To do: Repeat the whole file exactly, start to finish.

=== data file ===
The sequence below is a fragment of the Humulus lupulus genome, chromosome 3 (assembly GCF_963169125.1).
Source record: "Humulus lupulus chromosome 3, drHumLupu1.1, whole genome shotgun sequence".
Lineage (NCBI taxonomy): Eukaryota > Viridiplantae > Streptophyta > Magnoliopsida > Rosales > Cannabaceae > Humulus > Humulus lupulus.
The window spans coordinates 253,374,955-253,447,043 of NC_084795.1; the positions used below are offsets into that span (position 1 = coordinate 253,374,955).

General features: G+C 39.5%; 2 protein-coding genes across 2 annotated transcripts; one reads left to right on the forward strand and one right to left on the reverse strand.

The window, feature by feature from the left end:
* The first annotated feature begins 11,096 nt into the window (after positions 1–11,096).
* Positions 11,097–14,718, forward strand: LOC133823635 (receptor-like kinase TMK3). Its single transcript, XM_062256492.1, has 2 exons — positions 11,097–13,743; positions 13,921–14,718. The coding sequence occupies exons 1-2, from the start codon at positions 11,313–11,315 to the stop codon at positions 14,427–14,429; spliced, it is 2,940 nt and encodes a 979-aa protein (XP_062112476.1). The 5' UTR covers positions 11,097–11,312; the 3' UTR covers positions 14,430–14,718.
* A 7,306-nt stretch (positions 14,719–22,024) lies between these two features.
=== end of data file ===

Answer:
The sequence below is a fragment of the Humulus lupulus genome, chromosome 3 (assembly GCF_963169125.1).
Source record: "Humulus lupulus chromosome 3, drHumLupu1.1, whole genome shotgun sequence".
Lineage (NCBI taxonomy): Eukaryota > Viridiplantae > Streptophyta > Magnoliopsida > Rosales > Cannabaceae > Humulus > Humulus lupulus.
The window spans coordinates 253,374,955-253,447,043 of NC_084795.1; the positions used below are offsets into that span (position 1 = coordinate 253,374,955).

General features: G+C 39.5%; 2 protein-coding genes across 2 annotated transcripts; one reads left to right on the forward strand and one right to left on the reverse strand.

The window, feature by feature from the left end:
* The first annotated feature begins 11,096 nt into the window (after positions 1–11,096).
* Positions 11,097–14,718, forward strand: LOC133823635 (receptor-like kinase TMK3). Its single transcript, XM_062256492.1, has 2 exons — positions 11,097–13,743; positions 13,921–14,718. The coding sequence occupies exons 1-2, from the start codon at positions 11,313–11,315 to the stop codon at positions 14,427–14,429; spliced, it is 2,940 nt and encodes a 979-aa protein (XP_062112476.1). The 5' UTR covers positions 11,097–11,312; the 3' UTR covers positions 14,430–14,718.
* A 7,306-nt stretch (positions 14,719–22,024) lies between these two features.